When I open my vest pocket or tackle box, there are three little lures that I depend on to catch the biggest trout in any given body of water. They I have seen the most selectively feeding trout lose their discretion when one of these lures goes wiggling by their face. Of course, I don’t catch every big trout.
Big trout get old and large for a reason. They aren’t easy to catch. They live in places that are hard to properly present a lure or bait. They have a pea-sized brain, yet you might even call them “smart.”
Not many people will cast Kwikfish. I sure am glad they don’t. I have caught a ton of big trout on these things. In fact, it’s probably my number one lure to cast to trout in still or slow-moving water. Big rainbows really seem to have an affinity for them. I’ve also caught some really big Brook Trout on them.
Now, throwing a little tiny Kwikfish isn’t without its problems. For instance, without fail the treble hook is going to occasionally catch on the line, and the lure will spin like a helicopter blade on the surface when you go to retrieve it. Frustratingly, this will happen on one out of about every ten or so casts. It’s also going to spook some weary trout.
However, the benefits definitely outweigh the costs. I have found that the key is to slowly reel in the Kwikfish and feel the consistent thump of the plug wobbling side to side. The strike on one of these little lures is amazing. Sometime the line will go completely slack as the fish chases down the lure and violently pushes it forward before turning and going a different direction. I have had fish damn near yank the rod out of my hand while using these things.
Color selection has been critical when using little Kwikfish more than any other lure. By far, the Frog color has been the best on Rainbow Trout. Pearl and Gold have also been very good for me, and each lake and species of trout has had a definite color that works best. I have paid the “iron cost” in finding out what works best at each body of water by countless hours of experimentation.
The big key to using these little plugs is teaming them with a rod, reel and line combo that can effectively cast and retrieve such a light little lure. I prefer a 7’ spinning rod rated for 4-8lb line and a 1000 size spinning reel. Braided mainline is an absolute must. I prefer 8lb braid that has the diameter of 2lb mono.
The thin diameter of braid is the only way to cast these lures that are wind resistant and virtually weightless. Plus, the thin line allows the plug to dive to its maximum depth of about 4 feet. These lures are perfect for retrieving over a weed bed in shallow bay or a spring creek. You will also need a Fluorocarbon leader in the 8-12 pound range.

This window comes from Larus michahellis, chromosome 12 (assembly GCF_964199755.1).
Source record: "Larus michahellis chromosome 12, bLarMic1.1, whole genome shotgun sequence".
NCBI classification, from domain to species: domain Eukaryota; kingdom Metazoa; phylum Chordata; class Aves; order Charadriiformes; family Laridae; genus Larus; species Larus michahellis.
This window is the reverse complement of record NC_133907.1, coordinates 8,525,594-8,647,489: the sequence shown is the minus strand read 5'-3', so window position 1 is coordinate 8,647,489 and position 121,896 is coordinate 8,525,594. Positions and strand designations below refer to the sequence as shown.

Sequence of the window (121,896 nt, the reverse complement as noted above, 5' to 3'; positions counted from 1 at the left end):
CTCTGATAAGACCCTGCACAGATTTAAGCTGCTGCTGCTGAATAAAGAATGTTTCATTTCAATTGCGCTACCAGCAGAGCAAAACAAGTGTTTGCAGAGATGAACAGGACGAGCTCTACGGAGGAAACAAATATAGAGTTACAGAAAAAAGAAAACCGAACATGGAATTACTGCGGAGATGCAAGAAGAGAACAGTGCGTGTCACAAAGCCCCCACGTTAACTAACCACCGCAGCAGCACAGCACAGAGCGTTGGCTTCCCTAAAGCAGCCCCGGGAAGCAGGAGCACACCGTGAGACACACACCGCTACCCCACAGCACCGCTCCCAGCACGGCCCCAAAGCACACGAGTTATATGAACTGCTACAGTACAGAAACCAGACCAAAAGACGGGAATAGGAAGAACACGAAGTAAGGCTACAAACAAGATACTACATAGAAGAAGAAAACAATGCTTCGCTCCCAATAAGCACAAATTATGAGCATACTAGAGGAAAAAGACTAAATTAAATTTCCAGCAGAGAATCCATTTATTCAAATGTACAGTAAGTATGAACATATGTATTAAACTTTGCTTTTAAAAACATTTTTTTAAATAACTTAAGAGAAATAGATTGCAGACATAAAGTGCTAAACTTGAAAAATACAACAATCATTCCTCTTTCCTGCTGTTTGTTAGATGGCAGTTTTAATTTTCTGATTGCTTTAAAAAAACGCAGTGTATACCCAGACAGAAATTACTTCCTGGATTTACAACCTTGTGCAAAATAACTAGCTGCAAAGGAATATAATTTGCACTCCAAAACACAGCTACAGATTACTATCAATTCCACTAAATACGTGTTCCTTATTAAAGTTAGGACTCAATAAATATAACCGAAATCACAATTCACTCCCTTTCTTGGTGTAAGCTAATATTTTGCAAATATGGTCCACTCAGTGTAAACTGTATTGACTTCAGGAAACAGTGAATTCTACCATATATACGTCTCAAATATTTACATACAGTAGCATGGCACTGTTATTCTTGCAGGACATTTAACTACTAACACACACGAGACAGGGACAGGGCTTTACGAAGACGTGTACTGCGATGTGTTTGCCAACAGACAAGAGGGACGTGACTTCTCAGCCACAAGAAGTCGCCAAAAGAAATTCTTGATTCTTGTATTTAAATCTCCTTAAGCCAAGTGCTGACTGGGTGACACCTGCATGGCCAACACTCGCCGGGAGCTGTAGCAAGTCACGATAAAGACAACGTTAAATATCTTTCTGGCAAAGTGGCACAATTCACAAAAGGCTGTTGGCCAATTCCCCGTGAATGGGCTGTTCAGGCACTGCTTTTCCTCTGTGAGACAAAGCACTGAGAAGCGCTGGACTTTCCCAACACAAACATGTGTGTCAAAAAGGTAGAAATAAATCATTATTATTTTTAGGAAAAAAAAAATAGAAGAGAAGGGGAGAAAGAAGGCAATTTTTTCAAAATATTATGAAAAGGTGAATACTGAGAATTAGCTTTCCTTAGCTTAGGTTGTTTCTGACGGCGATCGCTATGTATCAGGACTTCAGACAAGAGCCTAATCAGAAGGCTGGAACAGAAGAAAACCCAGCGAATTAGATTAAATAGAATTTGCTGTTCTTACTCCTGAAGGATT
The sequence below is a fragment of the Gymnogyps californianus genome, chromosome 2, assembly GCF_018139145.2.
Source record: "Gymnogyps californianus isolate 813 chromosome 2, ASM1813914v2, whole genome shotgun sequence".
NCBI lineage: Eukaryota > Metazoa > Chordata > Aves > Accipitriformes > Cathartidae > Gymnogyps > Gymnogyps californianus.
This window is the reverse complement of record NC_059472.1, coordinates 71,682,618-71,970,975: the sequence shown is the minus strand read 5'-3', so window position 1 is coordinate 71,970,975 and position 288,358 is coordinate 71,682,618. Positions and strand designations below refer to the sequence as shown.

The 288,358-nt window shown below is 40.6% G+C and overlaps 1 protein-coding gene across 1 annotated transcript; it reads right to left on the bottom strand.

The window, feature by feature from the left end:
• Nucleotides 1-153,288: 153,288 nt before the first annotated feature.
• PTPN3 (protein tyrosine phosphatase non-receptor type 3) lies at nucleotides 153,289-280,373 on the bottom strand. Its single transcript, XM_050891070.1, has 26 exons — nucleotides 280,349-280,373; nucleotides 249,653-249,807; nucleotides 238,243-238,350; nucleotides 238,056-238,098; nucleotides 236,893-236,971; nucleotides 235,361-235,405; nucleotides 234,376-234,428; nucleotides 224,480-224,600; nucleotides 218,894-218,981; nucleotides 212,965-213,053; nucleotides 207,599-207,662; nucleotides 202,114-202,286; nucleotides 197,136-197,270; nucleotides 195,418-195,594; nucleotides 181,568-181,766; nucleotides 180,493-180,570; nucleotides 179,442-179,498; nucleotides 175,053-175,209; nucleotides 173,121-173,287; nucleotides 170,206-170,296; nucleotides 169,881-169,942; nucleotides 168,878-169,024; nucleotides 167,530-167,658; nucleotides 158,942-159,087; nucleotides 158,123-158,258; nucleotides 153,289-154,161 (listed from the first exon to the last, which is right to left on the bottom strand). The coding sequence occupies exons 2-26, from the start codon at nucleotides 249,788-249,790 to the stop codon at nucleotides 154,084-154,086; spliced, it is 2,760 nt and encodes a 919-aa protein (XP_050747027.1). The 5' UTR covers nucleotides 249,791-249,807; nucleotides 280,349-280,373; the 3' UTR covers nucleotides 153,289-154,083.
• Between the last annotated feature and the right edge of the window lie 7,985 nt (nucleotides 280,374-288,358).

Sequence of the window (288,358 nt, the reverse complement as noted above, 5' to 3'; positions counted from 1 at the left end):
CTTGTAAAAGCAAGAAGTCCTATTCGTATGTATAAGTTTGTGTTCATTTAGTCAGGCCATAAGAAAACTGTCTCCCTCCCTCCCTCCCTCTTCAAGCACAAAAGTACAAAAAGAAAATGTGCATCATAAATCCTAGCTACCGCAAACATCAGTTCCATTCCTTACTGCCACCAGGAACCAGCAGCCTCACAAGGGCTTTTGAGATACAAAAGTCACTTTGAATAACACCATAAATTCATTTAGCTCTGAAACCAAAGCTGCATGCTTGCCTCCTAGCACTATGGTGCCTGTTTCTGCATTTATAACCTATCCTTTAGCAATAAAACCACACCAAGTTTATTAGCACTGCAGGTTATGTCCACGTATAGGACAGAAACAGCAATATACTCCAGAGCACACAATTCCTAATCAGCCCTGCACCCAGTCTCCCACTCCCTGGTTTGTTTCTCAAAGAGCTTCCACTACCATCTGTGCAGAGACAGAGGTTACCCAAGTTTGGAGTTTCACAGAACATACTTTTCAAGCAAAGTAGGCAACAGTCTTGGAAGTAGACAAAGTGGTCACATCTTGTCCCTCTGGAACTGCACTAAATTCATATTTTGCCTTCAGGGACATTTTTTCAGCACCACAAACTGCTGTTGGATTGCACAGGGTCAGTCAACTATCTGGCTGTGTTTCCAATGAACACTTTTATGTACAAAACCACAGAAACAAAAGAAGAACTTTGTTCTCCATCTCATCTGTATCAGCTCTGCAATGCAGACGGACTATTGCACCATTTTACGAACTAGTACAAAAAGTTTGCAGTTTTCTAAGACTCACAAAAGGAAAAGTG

I connect the braid to the Fluorocarbon with a little tiny Spro barrel swivel. The hooks on a stock Kwikfish stink, and to really make them consistently hook and hold big fish another split ring must be added in addition to a high quality hook. I prefer Gamakatsu trebles on these plugs. The additional split ring reduces torque on the hook, and keeps the lure from pulling the hook out of the fish’s mouth while fighting the fish.
¼ Ounce or Less Kastmaster
If I only could have one lure in my tackle kit, it would definitely be a Kastmaster. I have caught everything from stripers to my personal best 10.75 pound full finned holdover rainbow on this lure. They work dynamite in saltwater or at 10,000 ft. in a crystal clear lake where Golden trout live. Just change the size of the lure for whatever species you are targeting.
The almost 10.75 pound rainbow I caught on a ¼ ounce Kastmaster mistook it for a dying minnow on a jigged retrieve right at dusk. That fish had seen a lot of lures in her day, but she couldn’t resist a dying fluttering minnow in low light conditions. She swallowed that spoon to the back of her throat.
When the bite is dead slow, and the fish just aren’t feeding, I have found that a jigged Kastmaster will often draw a reaction strike when nothing else works. I like to cast the spoon out and let it flutter down. A good “rip” on the rod will cause the spoon to surge forward. Then let the spoon free fall down. The fluttering fall is what the big fish can’t resist. Just retrieving the lure at a steady speed will draw strikes, but the flutter is irresistible.
I have heard that there has been an interruption in the supply of Lyman Lures coming down from Canada. That’s a real shame as these lures are by far the best lure to troll off a downrigger for all varieties of trout. These lures catch big, smart old trout. That’s all there is to it.
My friend, Jeff Morris, just landed a 28 pound mackinaw the other day ago at Donner Lake on one of these plugs. The key to the Lyman Lure’s action is a darting side to side motion. It covers more water behind a downrigger ball than any other lure. Whereas the classic minnow plug will track in a more or less straight line, the Lyman will dart side to side and back in forth in a 3’ radius.
The Lyman is truly a dynamic lure. The 4” version in a kokanee paint color is the typical weapon of choice for browns and mackinaw in most Sierra Lakes. Meanwhile, a smaller 2-3”version in the gold “Showgirl” color is selection anywhere that Tui Chubs are the main forage. These lures have routinely surprised me by showing me just how big the trout get in a given lake. I have caught fish on these things that have seemed out of proportion for the body of water I’m fishing.
A 4” Lyman Lure may not be tiny, but in comparison to a 6-8” long minnow plug, it really is quite small. However, the action of the lure is huge in comparison.